Shattered Hearts(9)

By: Marissa Farrar


Would it be better than whatever was waiting for me at the other end of this journey?

Some kind of stiff cloth surrounded me from head to toe. It was a bag, and I saw that I wasn’t in complete darkness. As my eyes had grown used to the small amount of light filtering through the black material, I noted the teeth of a zipper right in front of my face. Through the miniscule gaps in the teeth came more light. I took what tiny amount of comfort I could from the illumination. I didn’t like the dark. It seemed like something stupid to be frightened of, considering my current situation, but ever since everything happened with my father, I’d had to sleep with a nightlight on. I was twenty-two years old and still refused to sleep in a completely dark room.

Over the top of the humming engine, footsteps approached.

I froze, sucking in a breath through my nose.

The man who had taken me must have realized I was awake—all the thrashing and moaning would have seen to that. Internally, I kicked myself. I should have stayed quiet, and he wouldn’t have known. At least then I’d have had time to piece together what I was going to do next.

Hell, who was I kidding? I was taped up in a bag, most likely on an airplane. My choices had been well and truly taken out of my hands.

What the hell was he going to do with me?

I was an educated woman. I knew what human trafficking was. I’d never expected it to happen to me, however. I assumed it was something that happened to refugees or lone backpackers, not someone snatched from a busy New York City bar. That was the only reason I could think of as to why this man had taken me. He hadn’t laid a hand on me in a sexual manner yet, but I didn’t think things would stay that way. Had he simply come to the talk I’d given and decided he liked the look of me, or had things been planned before then? Would he keep me for himself, or was he doing all of this at the orders of someone else?

I tried to swallow down my fear, but it was impossible. I’d never been more terrified in my entire life, and I’d spent a lot of my life being scared. I’d been scared when the police showed up at our house with guns and arrested my father. I’d been scared when yet more police had turned up on the doorstep and told me and my brother that my mother was dead. I’d been scared when, after my father was arrested, people had come to the house and graffitied the walls, and thrown eggs and rocks at the doors and windows.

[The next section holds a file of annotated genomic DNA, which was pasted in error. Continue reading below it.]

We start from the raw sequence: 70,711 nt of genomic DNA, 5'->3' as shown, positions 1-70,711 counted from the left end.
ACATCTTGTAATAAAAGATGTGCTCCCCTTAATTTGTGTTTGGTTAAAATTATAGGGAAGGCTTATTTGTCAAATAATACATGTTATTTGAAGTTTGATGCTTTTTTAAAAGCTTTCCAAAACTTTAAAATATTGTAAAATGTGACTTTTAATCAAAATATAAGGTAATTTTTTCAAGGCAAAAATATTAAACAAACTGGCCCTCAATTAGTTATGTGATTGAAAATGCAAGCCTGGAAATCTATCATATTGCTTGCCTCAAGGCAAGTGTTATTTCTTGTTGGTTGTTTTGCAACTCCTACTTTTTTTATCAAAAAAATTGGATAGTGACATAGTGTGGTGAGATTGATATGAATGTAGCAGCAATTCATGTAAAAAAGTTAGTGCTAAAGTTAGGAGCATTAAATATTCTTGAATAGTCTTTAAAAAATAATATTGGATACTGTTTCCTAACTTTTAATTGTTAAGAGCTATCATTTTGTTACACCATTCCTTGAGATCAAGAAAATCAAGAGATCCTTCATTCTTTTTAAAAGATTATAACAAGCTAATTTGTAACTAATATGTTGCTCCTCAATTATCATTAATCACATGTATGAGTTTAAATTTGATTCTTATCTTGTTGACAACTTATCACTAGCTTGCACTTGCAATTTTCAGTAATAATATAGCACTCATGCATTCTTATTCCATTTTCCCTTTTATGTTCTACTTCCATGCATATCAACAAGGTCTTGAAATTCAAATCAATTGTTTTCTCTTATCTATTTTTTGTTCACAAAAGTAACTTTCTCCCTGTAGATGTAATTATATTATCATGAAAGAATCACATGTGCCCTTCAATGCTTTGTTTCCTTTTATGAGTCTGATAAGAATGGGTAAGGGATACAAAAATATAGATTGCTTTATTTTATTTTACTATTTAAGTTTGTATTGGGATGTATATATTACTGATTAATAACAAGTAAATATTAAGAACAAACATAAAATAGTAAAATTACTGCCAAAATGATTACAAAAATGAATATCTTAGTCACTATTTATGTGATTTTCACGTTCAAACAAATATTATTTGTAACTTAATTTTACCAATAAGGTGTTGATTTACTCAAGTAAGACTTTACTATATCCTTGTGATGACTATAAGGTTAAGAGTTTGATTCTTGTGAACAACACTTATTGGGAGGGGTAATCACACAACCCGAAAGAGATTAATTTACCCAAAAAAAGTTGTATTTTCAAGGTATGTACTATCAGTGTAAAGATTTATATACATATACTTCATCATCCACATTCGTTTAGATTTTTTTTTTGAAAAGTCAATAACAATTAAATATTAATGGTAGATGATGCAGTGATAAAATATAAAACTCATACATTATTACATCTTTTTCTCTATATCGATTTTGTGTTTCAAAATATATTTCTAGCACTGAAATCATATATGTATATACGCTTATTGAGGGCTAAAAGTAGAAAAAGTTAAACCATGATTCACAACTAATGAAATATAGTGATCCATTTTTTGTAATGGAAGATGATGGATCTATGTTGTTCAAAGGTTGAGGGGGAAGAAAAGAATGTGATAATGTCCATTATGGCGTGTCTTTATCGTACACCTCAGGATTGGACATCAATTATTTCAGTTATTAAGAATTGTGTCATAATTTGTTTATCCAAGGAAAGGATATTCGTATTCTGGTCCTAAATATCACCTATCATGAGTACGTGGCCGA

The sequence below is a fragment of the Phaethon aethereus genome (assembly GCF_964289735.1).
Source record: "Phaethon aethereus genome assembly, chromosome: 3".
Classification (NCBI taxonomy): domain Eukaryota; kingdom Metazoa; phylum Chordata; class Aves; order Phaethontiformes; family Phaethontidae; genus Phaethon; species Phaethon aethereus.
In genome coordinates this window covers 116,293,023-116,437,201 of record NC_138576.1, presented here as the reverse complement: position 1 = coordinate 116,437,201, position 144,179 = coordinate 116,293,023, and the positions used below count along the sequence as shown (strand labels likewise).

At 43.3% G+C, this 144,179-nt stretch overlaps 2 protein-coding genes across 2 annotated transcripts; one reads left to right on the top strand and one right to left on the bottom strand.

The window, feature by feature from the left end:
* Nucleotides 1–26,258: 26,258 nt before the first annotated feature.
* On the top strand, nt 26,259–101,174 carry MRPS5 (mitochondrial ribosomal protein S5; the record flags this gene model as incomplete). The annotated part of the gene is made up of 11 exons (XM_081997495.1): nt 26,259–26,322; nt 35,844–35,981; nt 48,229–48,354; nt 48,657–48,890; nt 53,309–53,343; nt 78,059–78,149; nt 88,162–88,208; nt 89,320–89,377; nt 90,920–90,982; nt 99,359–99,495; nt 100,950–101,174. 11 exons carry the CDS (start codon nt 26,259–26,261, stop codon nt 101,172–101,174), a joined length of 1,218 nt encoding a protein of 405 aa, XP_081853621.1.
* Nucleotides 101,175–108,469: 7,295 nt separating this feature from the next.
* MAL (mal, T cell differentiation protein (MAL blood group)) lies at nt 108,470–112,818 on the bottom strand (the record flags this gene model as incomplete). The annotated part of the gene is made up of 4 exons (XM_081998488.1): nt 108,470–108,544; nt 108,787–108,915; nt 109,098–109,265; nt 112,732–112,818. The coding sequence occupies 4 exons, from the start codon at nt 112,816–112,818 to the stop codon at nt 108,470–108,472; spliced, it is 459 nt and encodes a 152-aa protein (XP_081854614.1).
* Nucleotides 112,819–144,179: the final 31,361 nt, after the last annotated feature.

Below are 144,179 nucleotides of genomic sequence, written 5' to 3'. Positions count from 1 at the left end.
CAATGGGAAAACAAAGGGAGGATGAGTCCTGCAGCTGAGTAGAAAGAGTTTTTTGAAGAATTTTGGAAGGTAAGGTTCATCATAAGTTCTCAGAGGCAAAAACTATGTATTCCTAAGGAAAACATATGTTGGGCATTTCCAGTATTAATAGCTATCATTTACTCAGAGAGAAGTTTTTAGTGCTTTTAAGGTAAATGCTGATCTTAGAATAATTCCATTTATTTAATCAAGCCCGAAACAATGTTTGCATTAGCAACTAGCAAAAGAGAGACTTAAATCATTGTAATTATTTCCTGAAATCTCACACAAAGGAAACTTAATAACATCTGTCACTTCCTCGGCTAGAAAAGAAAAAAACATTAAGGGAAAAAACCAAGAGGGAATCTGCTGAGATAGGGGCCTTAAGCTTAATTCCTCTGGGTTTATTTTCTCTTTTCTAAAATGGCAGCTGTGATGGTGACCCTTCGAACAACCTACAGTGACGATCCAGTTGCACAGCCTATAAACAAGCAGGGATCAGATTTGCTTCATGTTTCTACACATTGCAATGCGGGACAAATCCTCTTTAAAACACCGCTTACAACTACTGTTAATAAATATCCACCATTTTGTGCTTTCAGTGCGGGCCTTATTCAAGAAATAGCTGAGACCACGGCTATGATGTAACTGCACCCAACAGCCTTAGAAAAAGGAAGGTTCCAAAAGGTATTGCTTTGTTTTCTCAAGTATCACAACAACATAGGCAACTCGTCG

My life had been far from easy up to this point, and now, it seemed, it was about to get even harder.

I tensed in terror as a shadow passed over the top of the bag, and I sensed someone leaning over it. Hands were at the zipper, and there was a high-pitched rasp as the person pulled it down.

Bright light hit my eyes, and I squeezed them shut, trying to look away. I blinked a couple of times, my eyes already wet from crying, and squinted as I gradually became accustomed to the glare.

“You’re awake.”

Immediately, I recognized his deep, gruff voice from when he’d asked me if I felt guilty back in the university’s auditorium. It sent my skin prickling in a rash of goosebumps, and I cowered away.

Even though I knew it would do no good, I cried out against the tape on my mouth and squirmed to try to put more space between us. There was nowhere I could go, and, as my eyes grew used to the light, and I was able to take in my surroundings, I realized my instincts about being on a plane were correct. Even if I managed to get free, which was unlikely, it wasn’t as though I could throw myself out of the plane or take down the pilot and fly myself to safety.

The man must have noticed my gaze flicking around him, as he glanced over his shoulder.

“Yes, that’s right,” he said, turning back to me. “You’re on an airplane—my airplane—so don’t do anything stupid. There’s nowhere you can go, and screaming for help won’t make any difference. The only people on board are men who work for me. They won’t help you. Got it?”

I nodded, frantic.

He reached down, and I flinched, certain he was going to smack me around the face, but, instead, his fingers caught the edge of the tape covering my mouth, and he ripped it off. I whimpered, the tape having pulled out all the fine hairs around my mouth, and my eyes watered anew.